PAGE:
The trial of Tzipi Livni

Tzipi Livni

Let me say at the outset that there is no simple answer to this question. The development of the law in theory has outstripped the implementation of the law in practice, which is bound to create difficulties. I shall come back to this theme.

The facts are simple. Tzipi Livni, who was Israeli foreign minister at the time of the Gaza war in January of this year, was due to attend an event in London. Campaigners against that war in Gaza secured a warrant for her arrest on charges of war crimes. She cancelled her visit and addressed the event by video link.

I should have opened that previous paragraph saying that some of the facts are simple, for others are not. The allegations of war crimes arise from a report by UN Special Prosecutor Judge Richard Goldstone, and its genesis and conclusions are hotly disputed. The existence of the dispute is sufficient for the purposes of this blog entry.

The issue of the arrest warrant was founded on the principle that war crimes can be tried in the UK, wherever in the world they were allegedly committed. This principle of universal jurisdiction is held up as an expression of the outrage against humanity that certain criminal acts embody. Piracy is traditionally held to be such an offence; war crimes and genocide naturally fall into the same category.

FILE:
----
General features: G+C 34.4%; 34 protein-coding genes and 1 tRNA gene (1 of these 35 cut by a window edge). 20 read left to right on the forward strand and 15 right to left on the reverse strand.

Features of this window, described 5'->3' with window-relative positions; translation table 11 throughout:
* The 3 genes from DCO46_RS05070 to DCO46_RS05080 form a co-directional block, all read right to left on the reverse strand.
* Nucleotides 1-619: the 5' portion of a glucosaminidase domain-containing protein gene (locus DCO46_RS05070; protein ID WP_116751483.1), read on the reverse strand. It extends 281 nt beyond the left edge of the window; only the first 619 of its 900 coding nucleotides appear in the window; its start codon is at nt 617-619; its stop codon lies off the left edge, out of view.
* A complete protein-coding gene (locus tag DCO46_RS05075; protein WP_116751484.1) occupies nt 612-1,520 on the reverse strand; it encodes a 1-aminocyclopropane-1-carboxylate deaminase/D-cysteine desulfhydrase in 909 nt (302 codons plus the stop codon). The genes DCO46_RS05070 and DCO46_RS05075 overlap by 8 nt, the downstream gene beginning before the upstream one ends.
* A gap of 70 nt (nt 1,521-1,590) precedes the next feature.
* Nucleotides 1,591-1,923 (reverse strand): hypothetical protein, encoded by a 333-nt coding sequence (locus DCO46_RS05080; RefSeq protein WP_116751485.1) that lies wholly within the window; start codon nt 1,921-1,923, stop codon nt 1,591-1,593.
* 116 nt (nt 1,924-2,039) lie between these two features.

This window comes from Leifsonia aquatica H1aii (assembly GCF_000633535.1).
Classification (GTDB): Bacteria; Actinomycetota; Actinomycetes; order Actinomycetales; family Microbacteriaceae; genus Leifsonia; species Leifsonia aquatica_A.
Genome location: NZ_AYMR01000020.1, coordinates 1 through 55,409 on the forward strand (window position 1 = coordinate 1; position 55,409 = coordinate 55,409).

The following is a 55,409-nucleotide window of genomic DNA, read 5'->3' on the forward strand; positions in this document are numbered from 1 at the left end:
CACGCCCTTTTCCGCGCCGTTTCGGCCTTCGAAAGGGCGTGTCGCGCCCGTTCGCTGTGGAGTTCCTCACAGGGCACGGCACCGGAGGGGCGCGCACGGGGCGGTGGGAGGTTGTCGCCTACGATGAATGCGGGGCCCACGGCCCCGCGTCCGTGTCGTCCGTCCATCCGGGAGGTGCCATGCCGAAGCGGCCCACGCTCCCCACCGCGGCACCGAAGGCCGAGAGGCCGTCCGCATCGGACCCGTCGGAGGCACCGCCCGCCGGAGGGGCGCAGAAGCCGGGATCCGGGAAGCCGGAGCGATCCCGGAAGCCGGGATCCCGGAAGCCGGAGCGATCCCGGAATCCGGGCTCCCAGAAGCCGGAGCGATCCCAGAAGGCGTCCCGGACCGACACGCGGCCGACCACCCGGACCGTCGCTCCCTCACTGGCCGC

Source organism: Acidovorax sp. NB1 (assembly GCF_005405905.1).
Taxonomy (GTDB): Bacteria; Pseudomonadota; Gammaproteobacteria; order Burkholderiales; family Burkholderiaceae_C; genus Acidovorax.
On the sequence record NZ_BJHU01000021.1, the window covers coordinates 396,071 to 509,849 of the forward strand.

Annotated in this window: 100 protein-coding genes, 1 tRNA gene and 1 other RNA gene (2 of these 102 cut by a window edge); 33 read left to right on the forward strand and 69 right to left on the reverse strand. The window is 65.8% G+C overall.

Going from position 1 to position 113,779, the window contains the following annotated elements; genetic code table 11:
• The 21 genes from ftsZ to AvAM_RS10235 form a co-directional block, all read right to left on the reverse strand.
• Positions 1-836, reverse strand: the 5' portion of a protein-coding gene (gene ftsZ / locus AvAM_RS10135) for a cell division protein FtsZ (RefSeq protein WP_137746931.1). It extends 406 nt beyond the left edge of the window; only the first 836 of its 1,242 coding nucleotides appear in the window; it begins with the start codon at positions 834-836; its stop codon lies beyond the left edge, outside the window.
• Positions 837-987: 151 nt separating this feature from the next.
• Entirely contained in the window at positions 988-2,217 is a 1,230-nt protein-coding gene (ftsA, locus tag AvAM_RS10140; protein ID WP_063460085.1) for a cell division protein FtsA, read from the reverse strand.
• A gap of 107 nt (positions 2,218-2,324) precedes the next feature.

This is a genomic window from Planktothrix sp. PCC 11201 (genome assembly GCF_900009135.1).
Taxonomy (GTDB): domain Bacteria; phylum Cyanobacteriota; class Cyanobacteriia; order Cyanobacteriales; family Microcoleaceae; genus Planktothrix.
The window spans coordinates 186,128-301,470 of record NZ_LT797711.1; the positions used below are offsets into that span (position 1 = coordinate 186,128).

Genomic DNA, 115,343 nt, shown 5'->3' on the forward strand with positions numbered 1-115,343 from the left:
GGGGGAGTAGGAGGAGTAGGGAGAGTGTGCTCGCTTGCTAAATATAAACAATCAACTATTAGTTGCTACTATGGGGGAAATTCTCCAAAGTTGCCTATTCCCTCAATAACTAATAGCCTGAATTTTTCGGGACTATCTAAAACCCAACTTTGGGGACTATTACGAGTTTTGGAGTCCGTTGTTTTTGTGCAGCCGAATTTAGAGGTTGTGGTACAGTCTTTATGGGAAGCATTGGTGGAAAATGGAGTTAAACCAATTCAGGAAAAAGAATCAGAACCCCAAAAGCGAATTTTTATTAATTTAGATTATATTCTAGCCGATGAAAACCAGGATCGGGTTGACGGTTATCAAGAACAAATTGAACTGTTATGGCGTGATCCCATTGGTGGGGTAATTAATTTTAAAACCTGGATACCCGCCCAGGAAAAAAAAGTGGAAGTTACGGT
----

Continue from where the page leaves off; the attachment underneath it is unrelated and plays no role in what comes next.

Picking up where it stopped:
Argument about the issue of the arrest warrant and the cancellation of Tzipi Livni’s visit have elsewhere centred on the foundedness, or otherwise, of the Goldstone allegations and also the fact that the English legal system does not require evidence before a warrant is issued: whether or not there is a case to answer will be dealt with when a trial comes, and not before.

The first of these two issues might be addressed in a subsequent blog entry, but what I really want to address is the idea of universal jurisdiction. It is an example of the mismatch between powers and levels of government. For if a crime is genuinely an offence against the whole of humanity, then it should not fall to an individual state to bring the prosecution. It should be an international court that should fill this role.

Leaving the conduct of international prosecutions to the actions of national courts will not bring justice. It invites too many politicians into the process: whether or not a prosecution is merited on an international issue is to be decided by officials in another country who are accountable only in that country. If the outrage is shared, should not the reaction be shared, too?

We have a half-formed notion of international justice. The desire to implement it has outstripped the political institutions that are needed to implement it, and trying to use our existing political institutions for this new purpose is producing uneven and unjust results. Leaving it to individual countries to decide how to pursue allegations of war crimes will fragment the efforts against them.

Better to recognise that we are dealing with a new type of crime and need a new type of court. I am not going to comment here whether or not she should be tried, but Tzipi Livni should not be tried in England.

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